Bonded bullets are similar to cup-and-cores except jacket and core are “welded” so that they bond at the molecular level. The pure lead cores usually erode against bone and muscle, but cannot separate from the jacket, so retained weight remains high for deeper penetration. At high impact speeds, erosion loss can exceed 50 percent, and the soft lead can be mangled violently by heavy bone. Bonded bullets can be built in a variety of forms including semi-spitzer, round nose, polymer tipped, open tipped, VLD and more. Examples are Swift Scirocco, Remington Core-Lokt Ultra, Norma Oryx, Winchester Power Max, Nosler Accubond, Federal Fusion, Hornady Interbond, Speer Deep Curl.
These are made of one material, either pure copper or a copper alloy, so there are no disparate metals to separate. Expansion is achieved via a hollow cavity in the nose, which can be open at the tip or capped with a polymer tip, sometimes a brass tip. On impact the tip is driven into the hollow to initiate expansion. When moist tissue enters hollow point designs, hydraulic forces peel back the nose like a banana. Some nose hollows are notched internally to break along seams, creating four to six distinct petals. The depth of the hollow determines how far expansion continues. Upon striking major bones, petals can shear away.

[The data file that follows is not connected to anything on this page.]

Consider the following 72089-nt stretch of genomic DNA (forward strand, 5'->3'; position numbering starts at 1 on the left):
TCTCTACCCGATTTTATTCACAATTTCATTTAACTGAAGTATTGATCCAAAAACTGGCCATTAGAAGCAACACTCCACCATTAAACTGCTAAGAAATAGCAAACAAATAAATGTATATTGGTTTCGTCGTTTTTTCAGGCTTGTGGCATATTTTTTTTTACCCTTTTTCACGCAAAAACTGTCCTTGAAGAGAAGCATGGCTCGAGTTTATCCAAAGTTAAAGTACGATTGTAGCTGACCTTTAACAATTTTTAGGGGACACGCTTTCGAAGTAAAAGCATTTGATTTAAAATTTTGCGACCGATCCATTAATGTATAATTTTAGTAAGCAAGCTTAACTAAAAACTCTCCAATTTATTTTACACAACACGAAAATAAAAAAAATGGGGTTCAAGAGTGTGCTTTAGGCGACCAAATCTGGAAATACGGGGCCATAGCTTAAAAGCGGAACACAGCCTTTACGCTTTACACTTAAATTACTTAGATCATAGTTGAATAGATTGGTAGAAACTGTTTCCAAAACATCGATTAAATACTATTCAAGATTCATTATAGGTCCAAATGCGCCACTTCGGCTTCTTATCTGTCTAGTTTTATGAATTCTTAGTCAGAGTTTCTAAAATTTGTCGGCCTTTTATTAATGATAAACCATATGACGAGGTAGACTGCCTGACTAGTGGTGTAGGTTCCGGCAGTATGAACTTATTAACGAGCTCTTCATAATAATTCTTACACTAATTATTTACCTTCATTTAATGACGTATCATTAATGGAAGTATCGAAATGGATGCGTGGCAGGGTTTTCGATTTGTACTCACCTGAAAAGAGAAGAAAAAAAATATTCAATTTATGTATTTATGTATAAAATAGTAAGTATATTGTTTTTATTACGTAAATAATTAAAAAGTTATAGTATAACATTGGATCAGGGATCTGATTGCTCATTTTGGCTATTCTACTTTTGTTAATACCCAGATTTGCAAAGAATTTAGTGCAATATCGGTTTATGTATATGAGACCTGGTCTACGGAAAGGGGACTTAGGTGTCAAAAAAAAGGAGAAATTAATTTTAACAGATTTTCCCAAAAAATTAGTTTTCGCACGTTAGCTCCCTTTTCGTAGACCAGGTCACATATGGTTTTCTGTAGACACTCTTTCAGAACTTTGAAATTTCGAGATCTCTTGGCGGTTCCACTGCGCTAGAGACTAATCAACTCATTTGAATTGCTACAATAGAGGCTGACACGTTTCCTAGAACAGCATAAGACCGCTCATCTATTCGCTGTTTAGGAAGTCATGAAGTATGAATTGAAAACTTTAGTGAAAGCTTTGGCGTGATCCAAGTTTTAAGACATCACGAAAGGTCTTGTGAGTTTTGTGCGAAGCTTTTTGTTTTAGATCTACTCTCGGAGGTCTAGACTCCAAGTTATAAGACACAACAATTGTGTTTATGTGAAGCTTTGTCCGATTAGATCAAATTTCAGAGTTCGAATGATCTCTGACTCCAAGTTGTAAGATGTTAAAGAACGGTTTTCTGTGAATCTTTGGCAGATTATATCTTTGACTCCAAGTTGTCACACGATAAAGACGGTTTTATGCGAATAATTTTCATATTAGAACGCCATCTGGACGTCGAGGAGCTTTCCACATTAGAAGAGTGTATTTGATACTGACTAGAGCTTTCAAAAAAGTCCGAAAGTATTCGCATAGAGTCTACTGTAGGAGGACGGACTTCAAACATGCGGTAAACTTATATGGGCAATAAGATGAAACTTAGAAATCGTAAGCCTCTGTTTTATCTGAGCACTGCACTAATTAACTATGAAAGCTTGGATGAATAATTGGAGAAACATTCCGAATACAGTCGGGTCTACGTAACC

Some monolithics, like Norma’s Kalahari, are engineered to shed their petals during penetration. Petals or no petals, sufficient mass remains in the shank of these bullets to maintain significant inertia. Monolithics usually shoot completely through animals standing broadside. If applied “south-to-north,” they have the toughness to break major bone and often reach the chest cavity vitals. Because monolithics retain 90% to 100% of their original mass and don’t expand excessively, they usually penetrate better than cup-core bullets of the same caliber weighing considerably more. For example, a 120- or 130-grain copper bullet would be expected to penetrate as well as or better than a 140 or 160-grain cup-core of the same caliber. This also means the lighter monolithics can be launched at higher velocities for flatter trajectories and less felt recoil. Examples include Barnes TSX, TTSX, LRX; Nosler E-Tip, Hornady GMX, NormaUSA Kalahari, Winchester Power Core, Federal Trophy Copper.